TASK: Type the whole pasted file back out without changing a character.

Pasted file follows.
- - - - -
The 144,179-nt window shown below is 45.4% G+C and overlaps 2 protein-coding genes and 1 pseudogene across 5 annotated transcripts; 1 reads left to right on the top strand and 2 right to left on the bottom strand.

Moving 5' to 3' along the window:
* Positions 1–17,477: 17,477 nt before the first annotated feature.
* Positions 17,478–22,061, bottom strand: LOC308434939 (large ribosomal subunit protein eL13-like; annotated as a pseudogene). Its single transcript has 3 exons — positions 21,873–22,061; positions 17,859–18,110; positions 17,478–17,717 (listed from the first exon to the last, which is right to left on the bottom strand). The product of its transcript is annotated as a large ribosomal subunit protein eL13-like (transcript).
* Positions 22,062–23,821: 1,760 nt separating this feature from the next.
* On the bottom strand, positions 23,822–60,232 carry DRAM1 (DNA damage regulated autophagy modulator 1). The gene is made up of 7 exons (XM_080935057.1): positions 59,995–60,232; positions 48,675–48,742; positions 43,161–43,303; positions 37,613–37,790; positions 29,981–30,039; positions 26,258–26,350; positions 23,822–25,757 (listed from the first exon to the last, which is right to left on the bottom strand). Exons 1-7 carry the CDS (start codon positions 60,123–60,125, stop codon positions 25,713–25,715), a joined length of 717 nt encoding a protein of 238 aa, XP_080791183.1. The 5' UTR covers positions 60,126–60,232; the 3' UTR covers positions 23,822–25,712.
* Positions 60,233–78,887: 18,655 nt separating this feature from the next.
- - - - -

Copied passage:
The 144,179-nt window shown below is 45.4% G+C and overlaps 2 protein-coding genes and 1 pseudogene across 5 annotated transcripts; 1 reads left to right on the top strand and 2 right to left on the bottom strand.

Moving 5' to 3' along the window:
* Positions 1–17,477: 17,477 nt before the first annotated feature.
* Positions 17,478–22,061, bottom strand: LOC308434939 (large ribosomal subunit protein eL13-like; annotated as a pseudogene). Its single transcript has 3 exons — positions 21,873–22,061; positions 17,859–18,110; positions 17,478–17,717 (listed from the first exon to the last, which is right to left on the bottom strand). The product of its transcript is annotated as a large ribosomal subunit protein eL13-like (transcript).
* Positions 22,062–23,821: 1,760 nt separating this feature from the next.
* On the bottom strand, positions 23,822–60,232 carry DRAM1 (DNA damage regulated autophagy modulator 1). The gene is made up of 7 exons (XM_080935057.1): positions 59,995–60,232; positions 48,675–48,742; positions 43,161–43,303; positions 37,613–37,790; positions 29,981–30,039; positions 26,258–26,350; positions 23,822–25,757 (listed from the first exon to the last, which is right to left on the bottom strand). Exons 1-7 carry the CDS (start codon positions 60,123–60,125, stop codon positions 25,713–25,715), a joined length of 717 nt encoding a protein of 238 aa, XP_080791183.1. The 5' UTR covers positions 60,126–60,232; the 3' UTR covers positions 23,822–25,712.
* Positions 60,233–78,887: 18,655 nt separating this feature from the next.